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BMI as a mediator of the relationship between muscular fitness and cardiometabolic risk in children: a mediation analysis.

Díez-Fernández A, Sánchez-López M, Gulías-González R, Notario-Pacheco B, Cañete García-Prieto J, Arias-Palencia N, Martínez-Vizcaíno V - PLoS ONE (2015)

Bottom Line: Muscular fitness levels have been associated with cardiometabolic risk in children, although whether body weight acts as a confounder or as an intermediate variable in this relationship remains controversial.BMI mediates the association between muscular fitness and cardiometabolic risk in schoolchildren.Overall, good muscular fitness is associated with lower cardiometabolic risk, but particularly when accompanied by normal weight.

View Article: PubMed Central - PubMed

Affiliation: Social and Health Care Research Center, University of Castilla-La Mancha, Cuenca, Spain; Faculty of Occupational Therapy, Speech Therapy and Nursing, University of Castilla-La Mancha, Talavera de la Reina, Toledo, Spain.

ABSTRACT

Objective: Muscular fitness levels have been associated with cardiometabolic risk in children, although whether body weight acts as a confounder or as an intermediate variable in this relationship remains controversial. The aim of this study was to examine whether the association between muscular fitness and cardiometabolic risk factors is mediated by body mass index (BMI).

Design and methods: Cross-sectional study using a sample of 1158 schoolchildren aged 8-11 years from the province of Cuenca, Spain. We measured anthropometrics and biochemical variables and we calculated a muscular fitness index as the sum of z-scores of handgrip dynamometry/weight and standing long jump, and we estimated a previously validated cardiometabolic risk index (CMRI). Linear regression models were fitted for mediation analysis to assess whether the association between muscular fitness and cardiometabolic risk was mediated by BMI.

Results: Children with normal weight (NW) had a better cardiometabolic risk profile than their overweight (OW) or obese (OB) peers after controlling for muscular fitness. Marginal estimated mean ± SE values for NW, OW and OB categories of CMRI were -0.75 ± 0.06 < 0.84 ± 0.10 < 2.18 ± 0.16 in boys and -0.73 ± 0.06 < 0.96 ± 0.10 < 2.71 ± 0.17 in girls, both p < 0.001. Children with higher levels of muscular fitness had a better cardiometabolic risk profile (CMRI marginal estimated mean ± SE 1.04 ± 0.13 > 0.05 ± 0.09 >-1.16 ± 0.13 for lower, middle and upper quartiles of muscular fitness in boys and 1.01 ± 0.16 > 0.10 ± 0.09 > -1.02 ± 0.15 in girls, both p < 0.001), but differences disappeared when controlling for BMI. BMI acted as a full mediator between muscular fitness and most cardiometabolic risk factors (Sobel test z = -11.44 for boys; z = -11.83 for girls; p < 0.001 in CMRI mediation model) and as a partial mediator in the case of waist circumference (Sobel test z=-14.86 for boys; z=-14.51 for girls; p<0.001).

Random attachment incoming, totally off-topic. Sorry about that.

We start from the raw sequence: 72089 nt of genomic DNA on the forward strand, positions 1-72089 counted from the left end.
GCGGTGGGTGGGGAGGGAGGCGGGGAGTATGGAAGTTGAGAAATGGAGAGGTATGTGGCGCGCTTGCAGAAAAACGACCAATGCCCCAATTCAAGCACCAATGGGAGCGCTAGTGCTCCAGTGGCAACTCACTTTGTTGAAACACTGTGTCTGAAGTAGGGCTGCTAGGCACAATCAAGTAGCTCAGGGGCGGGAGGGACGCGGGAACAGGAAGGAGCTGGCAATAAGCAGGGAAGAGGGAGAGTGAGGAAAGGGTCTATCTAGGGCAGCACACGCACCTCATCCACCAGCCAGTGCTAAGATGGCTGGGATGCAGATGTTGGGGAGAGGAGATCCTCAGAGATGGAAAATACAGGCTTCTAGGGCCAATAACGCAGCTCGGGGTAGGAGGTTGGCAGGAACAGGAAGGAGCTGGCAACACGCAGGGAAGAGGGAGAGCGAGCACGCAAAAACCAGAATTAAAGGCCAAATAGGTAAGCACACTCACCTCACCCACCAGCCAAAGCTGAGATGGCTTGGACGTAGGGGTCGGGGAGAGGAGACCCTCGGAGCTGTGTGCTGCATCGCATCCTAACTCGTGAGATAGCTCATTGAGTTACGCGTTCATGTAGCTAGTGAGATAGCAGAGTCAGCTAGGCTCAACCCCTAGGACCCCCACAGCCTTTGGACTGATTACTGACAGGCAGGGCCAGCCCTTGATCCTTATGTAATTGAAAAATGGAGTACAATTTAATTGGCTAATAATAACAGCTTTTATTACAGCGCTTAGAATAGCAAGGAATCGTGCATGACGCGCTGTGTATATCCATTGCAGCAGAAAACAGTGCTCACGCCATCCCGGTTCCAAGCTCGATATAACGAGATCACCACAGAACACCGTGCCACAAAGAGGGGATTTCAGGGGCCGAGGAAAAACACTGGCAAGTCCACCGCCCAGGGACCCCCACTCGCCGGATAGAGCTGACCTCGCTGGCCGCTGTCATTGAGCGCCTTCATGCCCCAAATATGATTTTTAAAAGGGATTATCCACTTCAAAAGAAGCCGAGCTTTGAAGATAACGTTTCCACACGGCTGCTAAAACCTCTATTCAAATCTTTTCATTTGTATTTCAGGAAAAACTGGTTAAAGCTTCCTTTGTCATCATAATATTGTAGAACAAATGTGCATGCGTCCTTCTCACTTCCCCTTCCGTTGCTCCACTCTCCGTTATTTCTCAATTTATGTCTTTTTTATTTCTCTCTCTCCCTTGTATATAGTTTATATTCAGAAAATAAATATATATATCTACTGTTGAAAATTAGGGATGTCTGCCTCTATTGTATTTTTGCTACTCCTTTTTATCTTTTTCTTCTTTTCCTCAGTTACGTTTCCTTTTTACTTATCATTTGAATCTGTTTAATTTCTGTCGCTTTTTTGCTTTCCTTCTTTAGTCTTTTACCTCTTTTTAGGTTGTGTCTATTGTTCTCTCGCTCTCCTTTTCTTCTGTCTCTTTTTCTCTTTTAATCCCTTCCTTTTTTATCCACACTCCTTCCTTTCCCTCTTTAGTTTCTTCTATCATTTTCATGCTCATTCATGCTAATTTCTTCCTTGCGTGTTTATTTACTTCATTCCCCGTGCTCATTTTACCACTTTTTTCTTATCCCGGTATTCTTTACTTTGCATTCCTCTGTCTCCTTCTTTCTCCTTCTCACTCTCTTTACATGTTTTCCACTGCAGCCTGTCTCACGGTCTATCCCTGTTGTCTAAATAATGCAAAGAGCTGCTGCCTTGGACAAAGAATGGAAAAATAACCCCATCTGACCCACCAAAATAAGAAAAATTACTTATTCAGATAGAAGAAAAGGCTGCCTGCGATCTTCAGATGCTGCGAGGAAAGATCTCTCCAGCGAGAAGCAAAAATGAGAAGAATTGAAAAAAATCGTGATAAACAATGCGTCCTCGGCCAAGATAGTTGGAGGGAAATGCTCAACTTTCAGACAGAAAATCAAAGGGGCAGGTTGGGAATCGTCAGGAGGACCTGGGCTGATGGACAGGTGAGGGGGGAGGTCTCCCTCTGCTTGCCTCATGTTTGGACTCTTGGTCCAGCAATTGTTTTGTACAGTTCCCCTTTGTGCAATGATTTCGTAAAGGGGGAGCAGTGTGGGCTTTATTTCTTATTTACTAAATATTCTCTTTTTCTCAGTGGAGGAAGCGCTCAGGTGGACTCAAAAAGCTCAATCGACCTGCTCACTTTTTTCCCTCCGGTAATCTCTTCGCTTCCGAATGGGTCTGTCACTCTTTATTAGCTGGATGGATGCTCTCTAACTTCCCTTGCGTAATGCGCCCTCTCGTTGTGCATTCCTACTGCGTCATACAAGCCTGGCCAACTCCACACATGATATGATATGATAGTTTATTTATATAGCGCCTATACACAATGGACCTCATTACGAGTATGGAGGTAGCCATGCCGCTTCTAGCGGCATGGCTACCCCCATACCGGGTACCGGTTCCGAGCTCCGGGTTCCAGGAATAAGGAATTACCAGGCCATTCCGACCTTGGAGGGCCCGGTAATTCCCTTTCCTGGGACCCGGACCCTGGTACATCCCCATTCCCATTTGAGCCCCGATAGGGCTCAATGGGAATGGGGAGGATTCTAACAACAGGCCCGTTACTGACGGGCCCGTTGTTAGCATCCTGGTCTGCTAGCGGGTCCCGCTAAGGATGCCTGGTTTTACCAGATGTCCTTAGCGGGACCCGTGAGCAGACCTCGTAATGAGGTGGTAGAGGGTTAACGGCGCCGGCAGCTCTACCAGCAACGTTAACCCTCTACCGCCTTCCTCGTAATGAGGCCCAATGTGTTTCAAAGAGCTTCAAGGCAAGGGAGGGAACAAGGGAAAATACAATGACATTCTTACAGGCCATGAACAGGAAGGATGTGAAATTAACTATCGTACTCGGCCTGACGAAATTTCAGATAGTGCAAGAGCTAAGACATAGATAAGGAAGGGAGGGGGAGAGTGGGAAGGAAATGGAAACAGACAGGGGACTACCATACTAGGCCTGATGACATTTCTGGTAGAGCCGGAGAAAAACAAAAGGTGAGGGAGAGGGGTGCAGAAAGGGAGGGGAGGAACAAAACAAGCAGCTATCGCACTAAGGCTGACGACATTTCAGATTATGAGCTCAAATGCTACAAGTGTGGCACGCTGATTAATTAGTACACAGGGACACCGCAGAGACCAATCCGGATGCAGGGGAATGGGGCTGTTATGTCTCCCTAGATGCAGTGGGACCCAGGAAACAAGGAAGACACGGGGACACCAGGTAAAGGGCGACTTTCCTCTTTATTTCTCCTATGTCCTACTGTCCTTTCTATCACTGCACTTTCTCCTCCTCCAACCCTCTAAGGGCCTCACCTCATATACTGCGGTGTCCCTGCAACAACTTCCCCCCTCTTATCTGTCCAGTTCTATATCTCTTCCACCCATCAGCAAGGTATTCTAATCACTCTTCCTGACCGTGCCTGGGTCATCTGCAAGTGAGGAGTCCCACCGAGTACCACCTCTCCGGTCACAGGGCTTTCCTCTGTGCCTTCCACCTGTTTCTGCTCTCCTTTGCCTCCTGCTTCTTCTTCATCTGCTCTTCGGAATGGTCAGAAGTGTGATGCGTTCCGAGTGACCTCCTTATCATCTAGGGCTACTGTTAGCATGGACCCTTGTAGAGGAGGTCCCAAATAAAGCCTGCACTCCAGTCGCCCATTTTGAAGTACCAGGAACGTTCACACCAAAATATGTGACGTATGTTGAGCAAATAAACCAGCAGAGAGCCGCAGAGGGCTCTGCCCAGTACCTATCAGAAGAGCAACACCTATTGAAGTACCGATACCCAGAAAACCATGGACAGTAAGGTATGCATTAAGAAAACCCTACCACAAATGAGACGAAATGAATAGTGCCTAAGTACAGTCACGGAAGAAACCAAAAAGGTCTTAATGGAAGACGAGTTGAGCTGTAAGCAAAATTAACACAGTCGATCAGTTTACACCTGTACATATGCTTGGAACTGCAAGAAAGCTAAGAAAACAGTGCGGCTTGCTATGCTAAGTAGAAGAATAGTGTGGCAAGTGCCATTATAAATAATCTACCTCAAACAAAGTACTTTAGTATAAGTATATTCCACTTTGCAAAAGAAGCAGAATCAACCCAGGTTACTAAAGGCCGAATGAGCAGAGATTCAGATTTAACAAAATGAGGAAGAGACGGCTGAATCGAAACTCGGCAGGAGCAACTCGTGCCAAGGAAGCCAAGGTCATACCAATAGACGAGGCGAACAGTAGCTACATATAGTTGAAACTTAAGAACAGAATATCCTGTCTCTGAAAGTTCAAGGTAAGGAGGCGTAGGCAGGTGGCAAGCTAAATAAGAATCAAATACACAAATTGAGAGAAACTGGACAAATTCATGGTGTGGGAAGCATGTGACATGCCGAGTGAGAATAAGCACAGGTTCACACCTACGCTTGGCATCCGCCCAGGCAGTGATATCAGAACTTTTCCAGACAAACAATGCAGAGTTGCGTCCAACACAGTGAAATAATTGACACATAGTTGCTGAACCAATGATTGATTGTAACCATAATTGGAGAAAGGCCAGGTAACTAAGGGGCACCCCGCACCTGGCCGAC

Conclusions: BMI mediates the association between muscular fitness and cardiometabolic risk in schoolchildren. Overall, good muscular fitness is associated with lower cardiometabolic risk, but particularly when accompanied by normal weight.

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Related in: MedlinePlus

BMI mediation models of the relationship between muscular fitness and cardiometabolic risk variables, controlling for age, by sex.A: MAP; B: log fasting insulin; C: log TG/HDL-c; D: WC; E: CMRI. Data in roman type refer to boys. %Med: Percentage mediated by proposed mediator. Data in italics refer to girls. **p≤0.001; *p≤0.05.
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pone.0116506.g001: BMI mediation models of the relationship between muscular fitness and cardiometabolic risk variables, controlling for age, by sex.A: MAP; B: log fasting insulin; C: log TG/HDL-c; D: WC; E: CMRI. Data in roman type refer to boys. %Med: Percentage mediated by proposed mediator. Data in italics refer to girls. **p≤0.001; *p≤0.05.

Mentions: We tested BMI as a potential mediator of the relationship between MF and MAP (Fig. 1A). In the first regression equation MF was negatively associated with BMI (p≤0.001). In the second equation MF was also negatively associated with MAP (p≤0.001). Finally, in the third equation, with MF and BMI both included in the model BMI was positively associated with MAP (p≤0.001) and MF was positively associated with CMRI in boys and girls although the associations were not statistically significant. These results suggest that the effect of MF on MAP was fully mediated by BMI. Using the Sobel test for mediation it was estimated that in boys 14.5% (z=-7.93; p≤0.001) and in girls 15% (z=-7.89; p≤0.001) of the total effect of MF on MAP was mediated by BMI.